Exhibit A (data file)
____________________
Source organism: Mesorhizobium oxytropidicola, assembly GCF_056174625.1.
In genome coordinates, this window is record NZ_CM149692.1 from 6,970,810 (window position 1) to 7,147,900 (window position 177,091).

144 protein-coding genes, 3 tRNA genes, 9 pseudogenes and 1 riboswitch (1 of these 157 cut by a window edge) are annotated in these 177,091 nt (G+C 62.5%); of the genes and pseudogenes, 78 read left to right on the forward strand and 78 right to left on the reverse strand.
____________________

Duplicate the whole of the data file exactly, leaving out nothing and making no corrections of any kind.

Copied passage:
Source organism: Mesorhizobium oxytropidicola, assembly GCF_056174625.1.
In genome coordinates, this window is record NZ_CM149692.1 from 6,970,810 (window position 1) to 7,147,900 (window position 177,091).

144 protein-coding genes, 3 tRNA genes, 9 pseudogenes and 1 riboswitch (1 of these 157 cut by a window edge) are annotated in these 177,091 nt (G+C 62.5%); of the genes and pseudogenes, 78 read left to right on the forward strand and 78 right to left on the reverse strand.